The moment thousands of haters have waited for is finally here. Call of Duty is wobbling. Reviews of Ghosts were more wearily critical than usual, and with sales noticeably down on those of its predecessor, it seems gamers too may be growing tired of the annual "corridors and carnage" formula. It's still the top dog, but the rest of the pack is nipping a little closer at its heels.
Onslaught, the game's first add-on pack, captures this precarious moment perfectly. Once upon a time, just a few short years ago, a map pack was just that: four maps, packed together. In Onslaught, it's notable that the quartet of maps - three new, one classic - are no longer treated as the main attraction. They're the burger and fries in the Happy Meal. The toys that make the sale come in the form of an episodic addition to the Extinction sci-fi co-op mode and a slasher movie Easter egg.
Those maps, then. Of the four, the best is Containment. Set in a ruined Mexican town, it has an unexploded radioactive warhead smack bang in the middle. The area around the warhead sends your mini-map offline, adding a little tactical wrinkle to play. Savvy players can lurk in the hot zone, essentially invisible to enemy tech, but at the risk of being picked off by similarly hidden opponents.
Do you remember that bit in The Dark Knight Rises when Bane escapes from a plane in flight, blowing it in half and whisking himself to freedom as the fuselage falls away? Infinity Ward certainly does. It recreates the scene almost exactly in Call of Duty: Ghosts. It's just one of many widescreen blockbuster moments in a game that is, as always, propelled more by macho bombast than narrative coherence - but in lifting so blatantly from such a famous scene in a recent popular movie, it offers us a glimpse at the desperate emptiness that can so easily creep into a series when annual updates require a constant stream of wow moments.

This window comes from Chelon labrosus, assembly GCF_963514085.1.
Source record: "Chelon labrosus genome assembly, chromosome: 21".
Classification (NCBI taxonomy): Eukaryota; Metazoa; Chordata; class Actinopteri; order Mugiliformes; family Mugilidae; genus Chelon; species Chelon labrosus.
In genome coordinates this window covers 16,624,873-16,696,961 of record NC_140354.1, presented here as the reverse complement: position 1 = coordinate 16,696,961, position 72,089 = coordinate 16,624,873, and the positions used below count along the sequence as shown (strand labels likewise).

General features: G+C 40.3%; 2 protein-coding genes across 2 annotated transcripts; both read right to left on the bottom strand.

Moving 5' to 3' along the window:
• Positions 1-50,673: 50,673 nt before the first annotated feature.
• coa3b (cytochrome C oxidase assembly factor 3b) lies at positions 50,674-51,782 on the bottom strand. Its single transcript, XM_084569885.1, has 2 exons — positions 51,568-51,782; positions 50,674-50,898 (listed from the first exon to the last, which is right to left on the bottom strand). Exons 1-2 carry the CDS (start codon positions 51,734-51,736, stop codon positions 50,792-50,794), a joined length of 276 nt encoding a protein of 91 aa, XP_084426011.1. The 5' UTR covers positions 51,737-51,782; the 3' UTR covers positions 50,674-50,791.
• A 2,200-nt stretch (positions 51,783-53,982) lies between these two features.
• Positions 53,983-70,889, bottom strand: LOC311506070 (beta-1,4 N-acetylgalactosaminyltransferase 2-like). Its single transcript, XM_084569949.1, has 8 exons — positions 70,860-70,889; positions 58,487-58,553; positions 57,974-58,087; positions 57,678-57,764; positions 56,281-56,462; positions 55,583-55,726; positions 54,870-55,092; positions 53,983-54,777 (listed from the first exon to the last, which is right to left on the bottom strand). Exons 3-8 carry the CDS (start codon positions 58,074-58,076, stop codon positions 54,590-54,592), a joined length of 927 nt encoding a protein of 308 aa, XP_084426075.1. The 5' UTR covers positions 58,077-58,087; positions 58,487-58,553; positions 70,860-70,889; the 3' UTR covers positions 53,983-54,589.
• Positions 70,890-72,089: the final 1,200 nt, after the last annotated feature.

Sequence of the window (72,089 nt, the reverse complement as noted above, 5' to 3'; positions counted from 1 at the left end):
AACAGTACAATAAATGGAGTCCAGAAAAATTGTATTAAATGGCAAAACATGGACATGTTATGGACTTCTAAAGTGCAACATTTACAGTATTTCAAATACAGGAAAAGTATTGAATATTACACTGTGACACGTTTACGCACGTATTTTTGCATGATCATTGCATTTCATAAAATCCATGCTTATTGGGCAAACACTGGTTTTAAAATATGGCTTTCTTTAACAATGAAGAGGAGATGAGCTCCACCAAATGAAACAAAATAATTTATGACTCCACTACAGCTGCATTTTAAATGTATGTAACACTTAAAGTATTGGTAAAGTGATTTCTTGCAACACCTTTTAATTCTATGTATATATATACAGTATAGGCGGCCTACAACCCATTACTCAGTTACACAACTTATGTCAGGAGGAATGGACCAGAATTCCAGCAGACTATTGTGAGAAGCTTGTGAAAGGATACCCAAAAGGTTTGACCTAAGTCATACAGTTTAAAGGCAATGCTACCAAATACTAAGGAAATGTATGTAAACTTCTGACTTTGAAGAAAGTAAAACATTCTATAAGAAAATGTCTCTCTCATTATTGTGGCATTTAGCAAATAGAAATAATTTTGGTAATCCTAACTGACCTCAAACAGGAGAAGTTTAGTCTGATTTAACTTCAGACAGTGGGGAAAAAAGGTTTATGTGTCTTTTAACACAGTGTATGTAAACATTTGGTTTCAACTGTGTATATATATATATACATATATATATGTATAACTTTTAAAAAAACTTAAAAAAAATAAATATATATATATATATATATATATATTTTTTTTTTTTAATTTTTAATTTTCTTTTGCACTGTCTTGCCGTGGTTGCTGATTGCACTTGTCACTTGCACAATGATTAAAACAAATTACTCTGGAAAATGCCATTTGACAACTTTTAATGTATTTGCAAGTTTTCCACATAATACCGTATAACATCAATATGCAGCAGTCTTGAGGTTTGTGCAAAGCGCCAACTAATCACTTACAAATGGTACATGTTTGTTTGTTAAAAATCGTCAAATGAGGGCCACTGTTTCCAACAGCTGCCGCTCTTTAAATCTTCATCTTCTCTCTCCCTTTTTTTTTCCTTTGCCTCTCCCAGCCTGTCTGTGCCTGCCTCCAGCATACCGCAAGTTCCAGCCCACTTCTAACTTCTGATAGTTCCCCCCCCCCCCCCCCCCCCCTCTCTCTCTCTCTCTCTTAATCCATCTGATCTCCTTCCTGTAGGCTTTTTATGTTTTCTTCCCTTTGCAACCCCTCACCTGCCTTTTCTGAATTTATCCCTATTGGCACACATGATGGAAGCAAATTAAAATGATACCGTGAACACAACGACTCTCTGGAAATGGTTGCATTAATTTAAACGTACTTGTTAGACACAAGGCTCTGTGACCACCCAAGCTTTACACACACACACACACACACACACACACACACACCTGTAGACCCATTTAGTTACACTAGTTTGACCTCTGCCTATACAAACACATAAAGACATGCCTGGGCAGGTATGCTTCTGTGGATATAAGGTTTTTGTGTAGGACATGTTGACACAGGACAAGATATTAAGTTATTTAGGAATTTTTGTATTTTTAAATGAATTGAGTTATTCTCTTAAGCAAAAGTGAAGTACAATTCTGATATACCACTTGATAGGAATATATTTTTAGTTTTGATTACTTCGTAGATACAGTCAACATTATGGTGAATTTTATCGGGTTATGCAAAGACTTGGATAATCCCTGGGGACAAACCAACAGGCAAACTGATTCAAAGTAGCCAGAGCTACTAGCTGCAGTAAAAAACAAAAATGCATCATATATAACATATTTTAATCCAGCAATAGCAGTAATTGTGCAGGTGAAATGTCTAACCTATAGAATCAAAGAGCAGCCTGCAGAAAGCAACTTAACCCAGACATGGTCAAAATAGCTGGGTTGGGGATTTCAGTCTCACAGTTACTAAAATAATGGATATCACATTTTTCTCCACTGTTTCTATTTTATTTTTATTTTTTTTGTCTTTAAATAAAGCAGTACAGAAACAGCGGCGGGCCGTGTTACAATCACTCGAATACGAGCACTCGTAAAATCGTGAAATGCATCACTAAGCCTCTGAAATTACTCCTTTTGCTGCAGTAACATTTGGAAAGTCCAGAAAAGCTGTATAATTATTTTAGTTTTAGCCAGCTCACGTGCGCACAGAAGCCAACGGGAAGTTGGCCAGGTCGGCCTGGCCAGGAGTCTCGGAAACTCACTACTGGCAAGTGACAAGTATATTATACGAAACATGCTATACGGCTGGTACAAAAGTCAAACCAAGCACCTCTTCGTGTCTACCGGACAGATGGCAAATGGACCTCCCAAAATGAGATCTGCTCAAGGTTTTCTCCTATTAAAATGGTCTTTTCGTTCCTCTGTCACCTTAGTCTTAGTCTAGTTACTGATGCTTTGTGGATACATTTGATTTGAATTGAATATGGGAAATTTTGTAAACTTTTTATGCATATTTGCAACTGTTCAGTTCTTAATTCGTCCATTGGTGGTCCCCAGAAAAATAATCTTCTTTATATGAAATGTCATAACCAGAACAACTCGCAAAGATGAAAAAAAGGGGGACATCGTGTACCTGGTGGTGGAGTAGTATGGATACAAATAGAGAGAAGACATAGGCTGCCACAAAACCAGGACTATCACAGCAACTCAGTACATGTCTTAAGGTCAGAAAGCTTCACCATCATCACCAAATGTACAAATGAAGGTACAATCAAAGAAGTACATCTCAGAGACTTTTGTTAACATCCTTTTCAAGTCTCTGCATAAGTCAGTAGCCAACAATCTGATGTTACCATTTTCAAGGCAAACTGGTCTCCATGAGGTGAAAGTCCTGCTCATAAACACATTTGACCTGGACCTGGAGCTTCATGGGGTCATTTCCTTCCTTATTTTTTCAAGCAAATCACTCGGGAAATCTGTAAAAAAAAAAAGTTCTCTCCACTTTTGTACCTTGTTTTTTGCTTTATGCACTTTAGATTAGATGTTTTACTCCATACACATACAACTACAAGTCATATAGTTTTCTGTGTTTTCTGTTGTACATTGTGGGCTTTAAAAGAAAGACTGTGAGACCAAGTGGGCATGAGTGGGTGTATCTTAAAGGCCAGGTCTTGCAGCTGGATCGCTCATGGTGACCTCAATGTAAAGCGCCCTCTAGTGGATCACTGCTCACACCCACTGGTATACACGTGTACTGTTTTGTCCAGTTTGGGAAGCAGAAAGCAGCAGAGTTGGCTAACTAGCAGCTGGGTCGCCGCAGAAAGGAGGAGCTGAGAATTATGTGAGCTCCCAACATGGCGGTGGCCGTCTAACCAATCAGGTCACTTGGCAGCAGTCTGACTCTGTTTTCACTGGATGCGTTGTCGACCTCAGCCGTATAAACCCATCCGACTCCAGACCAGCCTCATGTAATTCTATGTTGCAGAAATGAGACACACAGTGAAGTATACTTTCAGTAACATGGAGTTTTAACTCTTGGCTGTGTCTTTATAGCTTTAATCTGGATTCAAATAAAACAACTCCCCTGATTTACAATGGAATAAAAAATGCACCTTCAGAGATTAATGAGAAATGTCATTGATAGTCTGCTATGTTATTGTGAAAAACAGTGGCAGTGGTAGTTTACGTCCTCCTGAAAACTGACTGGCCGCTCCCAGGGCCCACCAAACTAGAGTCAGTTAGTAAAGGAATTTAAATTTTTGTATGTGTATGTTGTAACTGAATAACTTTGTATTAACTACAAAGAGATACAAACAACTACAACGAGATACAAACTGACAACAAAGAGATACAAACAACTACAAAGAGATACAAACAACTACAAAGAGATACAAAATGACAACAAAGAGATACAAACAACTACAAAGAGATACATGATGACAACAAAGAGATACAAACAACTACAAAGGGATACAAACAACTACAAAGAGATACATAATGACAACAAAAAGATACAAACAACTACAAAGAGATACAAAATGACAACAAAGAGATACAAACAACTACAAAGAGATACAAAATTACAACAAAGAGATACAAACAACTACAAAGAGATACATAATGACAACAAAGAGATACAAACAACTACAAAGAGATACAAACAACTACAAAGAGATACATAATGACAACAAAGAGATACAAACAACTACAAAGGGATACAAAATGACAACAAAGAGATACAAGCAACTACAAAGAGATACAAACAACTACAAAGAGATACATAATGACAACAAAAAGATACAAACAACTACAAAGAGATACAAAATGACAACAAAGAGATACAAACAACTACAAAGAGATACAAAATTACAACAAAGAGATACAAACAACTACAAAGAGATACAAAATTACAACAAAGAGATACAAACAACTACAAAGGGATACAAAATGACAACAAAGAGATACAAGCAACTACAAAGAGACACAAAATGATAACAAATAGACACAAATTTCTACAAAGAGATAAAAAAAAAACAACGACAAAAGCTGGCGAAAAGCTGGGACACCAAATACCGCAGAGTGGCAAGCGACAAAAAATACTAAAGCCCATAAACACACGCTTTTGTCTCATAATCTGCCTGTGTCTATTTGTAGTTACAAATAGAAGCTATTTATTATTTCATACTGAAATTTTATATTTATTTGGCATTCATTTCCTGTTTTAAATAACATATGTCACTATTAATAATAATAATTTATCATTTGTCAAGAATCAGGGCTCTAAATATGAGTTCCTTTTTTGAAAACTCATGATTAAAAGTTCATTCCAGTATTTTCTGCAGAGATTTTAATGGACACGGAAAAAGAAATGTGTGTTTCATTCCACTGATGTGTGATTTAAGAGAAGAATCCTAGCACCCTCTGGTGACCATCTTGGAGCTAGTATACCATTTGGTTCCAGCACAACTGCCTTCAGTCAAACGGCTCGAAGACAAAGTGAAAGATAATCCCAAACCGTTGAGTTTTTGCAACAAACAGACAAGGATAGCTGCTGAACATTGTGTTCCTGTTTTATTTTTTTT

Following Treyarch's mostly successful attempt to inject change and ambition into the COD formula with Black Ops 2's branching narrative and loadout-agnostic construction, the Ghosts campaign can't help but feel like a step backwards. Penned by Hollywood screenwriter Stephen Gaghan - whose work includes such intelligent political thrillers as Traffic and Syriana - the dimwitted, flag-waving, chest-beating story is perhaps the biggest letdown.
In the opening scenes, we see how a US military satellite armed with kinetic rods - essentially giant space spears that use gravity alone to create horrifying devastation when they crash to Earth - is captured and turned against San Diego by the forces of the Federation. In one of the game's only surprises, this Federation is composed not of scheming Russians, imperial Chinese or demented Arabs, but of vengeful South American countries which turn a global energy crisis into the touchpaper for their own worldwide revolution.